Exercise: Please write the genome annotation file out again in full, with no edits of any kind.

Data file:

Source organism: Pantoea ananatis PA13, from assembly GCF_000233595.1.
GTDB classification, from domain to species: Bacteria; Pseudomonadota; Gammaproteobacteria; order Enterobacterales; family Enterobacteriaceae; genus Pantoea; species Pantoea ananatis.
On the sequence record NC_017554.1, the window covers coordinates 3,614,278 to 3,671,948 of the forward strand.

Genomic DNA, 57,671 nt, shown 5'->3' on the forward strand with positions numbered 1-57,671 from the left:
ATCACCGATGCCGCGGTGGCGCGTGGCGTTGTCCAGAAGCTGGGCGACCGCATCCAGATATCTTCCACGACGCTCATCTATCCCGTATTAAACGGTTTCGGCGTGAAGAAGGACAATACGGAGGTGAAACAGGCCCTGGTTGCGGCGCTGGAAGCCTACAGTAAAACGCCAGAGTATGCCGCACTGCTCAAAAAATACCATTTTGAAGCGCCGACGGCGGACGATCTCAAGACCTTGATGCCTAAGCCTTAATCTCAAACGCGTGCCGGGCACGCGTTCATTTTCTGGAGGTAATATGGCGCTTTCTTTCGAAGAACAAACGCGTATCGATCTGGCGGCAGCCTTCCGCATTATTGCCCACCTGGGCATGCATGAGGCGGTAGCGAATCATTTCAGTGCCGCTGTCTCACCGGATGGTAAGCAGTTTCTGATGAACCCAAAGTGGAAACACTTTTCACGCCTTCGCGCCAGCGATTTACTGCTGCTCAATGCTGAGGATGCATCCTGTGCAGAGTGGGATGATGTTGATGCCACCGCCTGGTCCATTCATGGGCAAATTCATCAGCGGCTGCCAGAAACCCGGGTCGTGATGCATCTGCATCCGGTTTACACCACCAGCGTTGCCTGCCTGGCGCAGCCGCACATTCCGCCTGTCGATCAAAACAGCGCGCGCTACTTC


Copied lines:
Source organism: Pantoea ananatis PA13, from assembly GCF_000233595.1.
GTDB classification, from domain to species: Bacteria; Pseudomonadota; Gammaproteobacteria; order Enterobacterales; family Enterobacteriaceae; genus Pantoea; species Pantoea ananatis.
On the sequence record NC_017554.1, the window covers coordinates 3,614,278 to 3,671,948 of the forward strand.

Genomic DNA, 57,671 nt, shown 5'->3' on the forward strand with positions numbered 1-57,671 from the left:
ATCACCGATGCCGCGGTGGCGCGTGGCGTTGTCCAGAAGCTGGGCGACCGCATCCAGATATCTTCCACGACGCTCATCTATCCCGTATTAAACGGTTTCGGCGTGAAGAAGGACAATACGGAGGTGAAACAGGCCCTGGTTGCGGCGCTGGAAGCCTACAGTAAAACGCCAGAGTATGCCGCACTGCTCAAAAAATACCATTTTGAAGCGCCGACGGCGGACGATCTCAAGACCTTGATGCCTAAGCCTTAATCTCAAACGCGTGCCGGGCACGCGTTCATTTTCTGGAGGTAATATGGCGCTTTCTTTCGAAGAACAAACGCGTATCGATCTGGCGGCAGCCTTCCGCATTATTGCCCACCTGGGCATGCATGAGGCGGTAGCGAATCATTTCAGTGCCGCTGTCTCACCGGATGGTAAGCAGTTTCTGATGAACCCAAAGTGGAAACACTTTTCACGCCTTCGCGCCAGCGATTTACTGCTGCTCAATGCTGAGGATGCATCCTGTGCAGAGTGGGATGATGTTGATGCCACCGCCTGGTCCATTCATGGGCAAATTCATCAGCGGCTGCCAGAAACCCGGGTCGTGATGCATCTGCATCCGGTTTACACCACCAGCGTTGCCTGCCTGGCGCAGCCGCACATTCCGCCTGTCGATCAAAACAGCGCGCGCTACTTC